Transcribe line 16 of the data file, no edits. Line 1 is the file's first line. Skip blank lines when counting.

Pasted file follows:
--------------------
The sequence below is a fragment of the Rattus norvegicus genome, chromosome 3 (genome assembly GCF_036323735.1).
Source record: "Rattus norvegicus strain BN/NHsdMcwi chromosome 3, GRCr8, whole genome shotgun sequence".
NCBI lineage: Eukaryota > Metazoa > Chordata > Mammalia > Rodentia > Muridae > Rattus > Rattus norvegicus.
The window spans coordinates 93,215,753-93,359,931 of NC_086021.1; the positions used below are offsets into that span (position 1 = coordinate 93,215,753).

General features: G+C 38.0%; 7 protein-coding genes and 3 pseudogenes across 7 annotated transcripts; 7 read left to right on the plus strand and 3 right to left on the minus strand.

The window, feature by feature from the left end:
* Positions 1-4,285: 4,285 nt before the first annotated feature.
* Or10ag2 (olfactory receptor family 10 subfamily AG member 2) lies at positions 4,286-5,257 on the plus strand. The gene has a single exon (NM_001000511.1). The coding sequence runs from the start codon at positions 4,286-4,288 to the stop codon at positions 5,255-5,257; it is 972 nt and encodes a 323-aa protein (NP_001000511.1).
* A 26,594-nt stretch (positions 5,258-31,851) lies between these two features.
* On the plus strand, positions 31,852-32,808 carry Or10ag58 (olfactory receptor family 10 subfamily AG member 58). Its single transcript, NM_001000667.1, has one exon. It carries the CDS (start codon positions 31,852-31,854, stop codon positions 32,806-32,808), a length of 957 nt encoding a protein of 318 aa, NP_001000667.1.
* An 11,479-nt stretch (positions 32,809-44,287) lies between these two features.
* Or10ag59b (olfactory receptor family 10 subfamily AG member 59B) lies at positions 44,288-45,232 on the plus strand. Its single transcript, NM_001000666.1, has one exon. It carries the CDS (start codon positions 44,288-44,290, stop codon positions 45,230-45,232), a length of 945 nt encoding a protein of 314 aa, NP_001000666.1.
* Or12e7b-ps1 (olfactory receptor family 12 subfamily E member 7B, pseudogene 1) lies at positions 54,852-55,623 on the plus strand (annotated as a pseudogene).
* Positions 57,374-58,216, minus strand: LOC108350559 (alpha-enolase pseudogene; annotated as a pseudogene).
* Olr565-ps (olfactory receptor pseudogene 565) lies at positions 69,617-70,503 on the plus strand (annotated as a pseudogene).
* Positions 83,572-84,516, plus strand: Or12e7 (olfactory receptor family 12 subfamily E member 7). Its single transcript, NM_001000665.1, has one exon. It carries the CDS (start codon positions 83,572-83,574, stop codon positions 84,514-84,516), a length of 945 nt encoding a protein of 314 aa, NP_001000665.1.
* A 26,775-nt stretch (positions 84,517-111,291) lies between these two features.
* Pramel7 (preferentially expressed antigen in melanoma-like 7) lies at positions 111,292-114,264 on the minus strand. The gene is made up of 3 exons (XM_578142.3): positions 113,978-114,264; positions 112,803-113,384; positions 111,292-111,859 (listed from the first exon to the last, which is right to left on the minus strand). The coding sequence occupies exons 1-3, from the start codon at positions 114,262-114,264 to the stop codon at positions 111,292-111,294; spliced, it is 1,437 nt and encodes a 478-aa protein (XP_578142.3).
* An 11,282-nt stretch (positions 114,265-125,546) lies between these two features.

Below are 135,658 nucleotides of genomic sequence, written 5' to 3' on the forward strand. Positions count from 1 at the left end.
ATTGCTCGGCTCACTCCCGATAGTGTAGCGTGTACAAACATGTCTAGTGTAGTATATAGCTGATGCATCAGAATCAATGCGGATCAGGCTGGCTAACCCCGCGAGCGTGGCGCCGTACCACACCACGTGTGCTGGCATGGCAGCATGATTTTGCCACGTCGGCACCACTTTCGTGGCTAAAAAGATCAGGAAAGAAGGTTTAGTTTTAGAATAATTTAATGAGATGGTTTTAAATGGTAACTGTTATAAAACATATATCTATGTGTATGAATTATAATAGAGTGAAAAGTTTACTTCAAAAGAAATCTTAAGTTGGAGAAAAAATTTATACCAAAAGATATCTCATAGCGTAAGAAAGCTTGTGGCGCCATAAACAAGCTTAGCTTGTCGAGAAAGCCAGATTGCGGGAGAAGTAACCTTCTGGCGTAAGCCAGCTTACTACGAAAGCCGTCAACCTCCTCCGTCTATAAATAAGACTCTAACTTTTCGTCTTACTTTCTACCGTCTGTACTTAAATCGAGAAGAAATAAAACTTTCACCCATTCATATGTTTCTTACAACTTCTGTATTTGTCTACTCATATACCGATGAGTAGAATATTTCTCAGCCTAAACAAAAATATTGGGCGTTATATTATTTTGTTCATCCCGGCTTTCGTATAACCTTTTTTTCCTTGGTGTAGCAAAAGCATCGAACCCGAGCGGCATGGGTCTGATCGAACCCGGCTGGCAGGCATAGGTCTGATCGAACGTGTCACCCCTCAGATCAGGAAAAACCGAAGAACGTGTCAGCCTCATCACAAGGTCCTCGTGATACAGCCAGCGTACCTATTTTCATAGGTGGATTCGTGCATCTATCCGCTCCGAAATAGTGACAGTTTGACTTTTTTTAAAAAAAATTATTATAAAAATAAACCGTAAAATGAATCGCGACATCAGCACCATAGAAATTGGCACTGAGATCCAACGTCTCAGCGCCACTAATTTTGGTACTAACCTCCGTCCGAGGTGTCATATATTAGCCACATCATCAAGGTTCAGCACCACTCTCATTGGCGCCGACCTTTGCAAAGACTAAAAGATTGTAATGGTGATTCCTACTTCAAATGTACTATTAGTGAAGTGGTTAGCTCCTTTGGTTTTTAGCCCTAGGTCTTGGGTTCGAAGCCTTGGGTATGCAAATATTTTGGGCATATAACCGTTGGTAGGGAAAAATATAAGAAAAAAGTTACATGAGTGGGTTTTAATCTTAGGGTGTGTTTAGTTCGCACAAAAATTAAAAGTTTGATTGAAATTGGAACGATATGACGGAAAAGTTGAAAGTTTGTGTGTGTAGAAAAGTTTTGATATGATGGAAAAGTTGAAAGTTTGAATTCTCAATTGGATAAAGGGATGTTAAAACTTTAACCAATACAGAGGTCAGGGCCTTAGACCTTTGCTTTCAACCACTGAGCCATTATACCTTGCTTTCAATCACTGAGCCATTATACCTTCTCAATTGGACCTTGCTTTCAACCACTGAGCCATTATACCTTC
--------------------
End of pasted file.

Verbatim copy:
* Positions 83,572-84,516, plus strand: Or12e7 (olfactory receptor family 12 subfamily E member 7). Its single transcript, NM_001000665.1, has one exon. It carries the CDS (start codon positions 83,572-83,574, stop codon positions 84,514-84,516), a length of 945 nt encoding a protein of 314 aa, NP_001000665.1.